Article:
I take "no-thoroughfare" as meaning the same thing as "dead end." I've known more than one person, as we probably all have, whose impulses toward faith were killed by their inability to answer or move beyond these questions.

One thing, except by an almost miraculous interposition, cannot be; and that is, a return to the universal religious sentiment, the public opinion, of the medieval times. The Pope himself calls those centuries "the ages of faith." Such endemic faith may certainly be decreed for some future time; but, as far as we have the means of judging at present, centuries must run out first. (DA)

Those who seem to think we are on the brink of some widespread return to the faith may be right, but I doubt it. And they are definitely defying the clear tendency of things.

Reason can but ascertain the profound difficulties of our condition, it cannot remove them. (OUS)

A really philosophical mind, if unhappily it has ruined its own religious perceptions, will be silent; it will understand that Religion does not lie in its way: it may disbelieve its truths, it may account belief in them a weakness, or, on the other hand, a happy dream, a delightful error, which it cannot itself enjoy;--any how, it will not usurp. (OUS)

Unbelievers call themselves rational; not because they decide by evidence, but because, after they have made their decision, they merely occupy themselves in sifting it. (OUS)

It is only necessary for Reason to ask many questions; and, while the other party is investigating the real answer to each in detail, to claim the victory, which spectators will not be slow to award, fancying (as is the manner of men) that clear and ready speech is the test of Truth. (OUS)

These last three made me think of the Dawkins-style superficial atheists. They do not have the "really philosophical mind."

The aspect under which Almighty God is presented to us be Nature, is (to use a figure) of One who is angry with us, and threatens evil. Hence its effect is to burden and sadden the religious mind. (GA)

I like this as a counter to our tendency to sentimentalize nature, now that we have gone so far in being able to control it. For most of history man's relationship to nature has been in great part the struggle to stay alive against it.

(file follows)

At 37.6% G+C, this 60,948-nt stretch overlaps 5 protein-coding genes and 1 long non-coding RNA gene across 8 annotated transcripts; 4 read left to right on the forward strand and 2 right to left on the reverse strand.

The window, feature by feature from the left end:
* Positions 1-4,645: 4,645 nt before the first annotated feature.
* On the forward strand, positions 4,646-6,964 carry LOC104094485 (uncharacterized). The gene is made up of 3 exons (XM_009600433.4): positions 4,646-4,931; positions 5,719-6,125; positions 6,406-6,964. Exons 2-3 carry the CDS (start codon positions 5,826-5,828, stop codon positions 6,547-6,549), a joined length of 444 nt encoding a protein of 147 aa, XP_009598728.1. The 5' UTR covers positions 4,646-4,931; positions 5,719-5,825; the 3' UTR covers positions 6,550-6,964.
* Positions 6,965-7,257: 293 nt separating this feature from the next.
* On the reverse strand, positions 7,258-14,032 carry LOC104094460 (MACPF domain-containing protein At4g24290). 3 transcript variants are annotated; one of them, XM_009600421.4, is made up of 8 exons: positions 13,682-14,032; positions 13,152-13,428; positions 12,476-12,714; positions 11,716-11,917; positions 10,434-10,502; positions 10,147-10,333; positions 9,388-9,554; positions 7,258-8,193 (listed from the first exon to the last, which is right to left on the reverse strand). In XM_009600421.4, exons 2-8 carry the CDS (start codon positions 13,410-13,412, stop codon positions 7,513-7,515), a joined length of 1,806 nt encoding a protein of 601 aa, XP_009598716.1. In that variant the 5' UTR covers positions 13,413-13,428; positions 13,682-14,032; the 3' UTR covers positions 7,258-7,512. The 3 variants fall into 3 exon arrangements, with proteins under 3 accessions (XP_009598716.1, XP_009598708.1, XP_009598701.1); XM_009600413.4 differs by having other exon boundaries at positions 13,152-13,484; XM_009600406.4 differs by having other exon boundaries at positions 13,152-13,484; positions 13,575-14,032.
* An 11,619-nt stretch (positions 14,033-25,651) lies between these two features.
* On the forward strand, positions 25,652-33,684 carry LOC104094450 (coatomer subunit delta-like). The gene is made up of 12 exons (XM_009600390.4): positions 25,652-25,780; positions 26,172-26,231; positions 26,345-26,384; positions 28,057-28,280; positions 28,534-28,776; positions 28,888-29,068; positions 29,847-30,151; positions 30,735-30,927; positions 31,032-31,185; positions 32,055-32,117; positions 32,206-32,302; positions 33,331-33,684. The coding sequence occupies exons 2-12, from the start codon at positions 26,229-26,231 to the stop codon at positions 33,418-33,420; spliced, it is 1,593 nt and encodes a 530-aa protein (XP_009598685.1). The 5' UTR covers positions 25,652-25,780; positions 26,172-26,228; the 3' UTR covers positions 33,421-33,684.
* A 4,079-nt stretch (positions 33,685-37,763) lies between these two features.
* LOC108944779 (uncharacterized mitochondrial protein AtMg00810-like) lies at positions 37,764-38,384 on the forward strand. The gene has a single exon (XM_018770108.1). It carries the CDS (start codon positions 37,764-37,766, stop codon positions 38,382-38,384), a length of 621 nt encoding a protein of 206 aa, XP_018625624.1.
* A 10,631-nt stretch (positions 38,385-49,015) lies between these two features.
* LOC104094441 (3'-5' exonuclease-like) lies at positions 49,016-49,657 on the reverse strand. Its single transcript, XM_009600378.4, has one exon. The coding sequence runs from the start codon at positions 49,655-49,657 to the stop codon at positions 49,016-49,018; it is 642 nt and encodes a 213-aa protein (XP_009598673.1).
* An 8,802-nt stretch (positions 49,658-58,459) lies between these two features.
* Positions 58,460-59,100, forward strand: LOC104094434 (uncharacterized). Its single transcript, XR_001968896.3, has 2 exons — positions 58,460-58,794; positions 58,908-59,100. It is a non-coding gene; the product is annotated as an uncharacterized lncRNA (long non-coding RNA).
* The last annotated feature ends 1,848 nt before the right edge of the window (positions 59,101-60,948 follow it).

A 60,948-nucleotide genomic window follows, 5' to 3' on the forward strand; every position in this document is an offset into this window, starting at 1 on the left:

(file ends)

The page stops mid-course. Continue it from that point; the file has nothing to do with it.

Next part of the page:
All men have a reason, but not all men can give a reason. (OUS)

That complements the earlier one about "clear and ready speech." A long time ago I wrote something against the idea that mere intellectual and verbal facility are the determinants of victory in a controversy. I said this was no different from the belief that physical strength should serve that purpose. 

This has been the course of lawless pride and lust:...to lead us, first, to exult in our uncontrollable liberty of will and conduct; then, when we have ruined ourselves, to plead that we are the slaves of necessity. (O.U.S.)

The instance cannot be found in the history of mankind, in which an anti-Christian power could long abstain from persecuting. (O.U.S.)

In spite of my basic pessimism, both temperamental and, as I think, objectively justified with regard to the prospects for Christianity in the West, I think this is in many ways a good time to be a Christian: so much is being clarified. And we have all the wonderful minds and souls like Newman who have penetrated the fog of the times for us. But I have to qualify that. It's a good time to be an old Christian who knows what he believes and is firm in it and no longer has much responsibility--everyday temporal responsibility, I mean--for other people. It is not at all a good time to be a Christian trying to raise Christian children. I should spend more time praying for those who are.

It seems that David Mills, writing at The Stream, had the same notion that I did, to post a number of aphoristic quotations from Newman. There's a bit of overlap with my list, more with the book I was working from.

800px-John_Henry_Newman_by_Sir_John_Everett_Millais _1st_Bt